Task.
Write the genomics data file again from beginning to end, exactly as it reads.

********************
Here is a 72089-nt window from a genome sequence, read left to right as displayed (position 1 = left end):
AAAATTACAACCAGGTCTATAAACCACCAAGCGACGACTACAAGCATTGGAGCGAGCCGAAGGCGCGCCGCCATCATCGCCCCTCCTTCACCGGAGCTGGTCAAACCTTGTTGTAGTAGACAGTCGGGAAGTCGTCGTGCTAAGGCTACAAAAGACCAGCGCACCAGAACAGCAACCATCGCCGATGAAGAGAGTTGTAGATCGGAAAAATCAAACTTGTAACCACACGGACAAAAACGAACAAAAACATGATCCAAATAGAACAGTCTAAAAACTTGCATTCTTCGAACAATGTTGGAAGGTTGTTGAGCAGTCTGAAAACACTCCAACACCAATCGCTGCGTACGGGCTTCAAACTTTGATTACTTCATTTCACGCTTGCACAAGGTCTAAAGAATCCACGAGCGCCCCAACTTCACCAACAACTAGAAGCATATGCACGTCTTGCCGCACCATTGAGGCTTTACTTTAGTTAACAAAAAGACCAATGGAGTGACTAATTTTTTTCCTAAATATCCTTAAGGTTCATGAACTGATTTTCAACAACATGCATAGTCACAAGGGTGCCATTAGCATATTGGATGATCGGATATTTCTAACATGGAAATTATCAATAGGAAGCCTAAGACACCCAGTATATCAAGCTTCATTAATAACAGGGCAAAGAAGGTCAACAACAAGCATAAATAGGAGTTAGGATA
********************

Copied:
Here is a 72089-nt window from a genome sequence, read left to right as displayed (position 1 = left end):
AAAATTACAACCAGGTCTATAAACCACCAAGCGACGACTACAAGCATTGGAGCGAGCCGAAGGCGCGCCGCCATCATCGCCCCTCCTTCACCGGAGCTGGTCAAACCTTGTTGTAGTAGACAGTCGGGAAGTCGTCGTGCTAAGGCTACAAAAGACCAGCGCACCAGAACAGCAACCATCGCCGATGAAGAGAGTTGTAGATCGGAAAAATCAAACTTGTAACCACACGGACAAAAACGAACAAAAACATGATCCAAATAGAACAGTCTAAAAACTTGCATTCTTCGAACAATGTTGGAAGGTTGTTGAGCAGTCTGAAAACACTCCAACACCAATCGCTGCGTACGGGCTTCAAACTTTGATTACTTCATTTCACGCTTGCACAAGGTCTAAAGAATCCACGAGCGCCCCAACTTCACCAACAACTAGAAGCATATGCACGTCTTGCCGCACCATTGAGGCTTTACTTTAGTTAACAAAAAGACCAATGGAGTGACTAATTTTTTTCCTAAATATCCTTAAGGTTCATGAACTGATTTTCAACAACATGCATAGTCACAAGGGTGCCATTAGCATATTGGATGATCGGATATTTCTAACATGGAAATTATCAATAGGAAGCCTAAGACACCCAGTATATCAAGCTTCATTAATAACAGGGCAAAGAAGGTCAACAACAAGCATAAATAGGAGTTAGGATA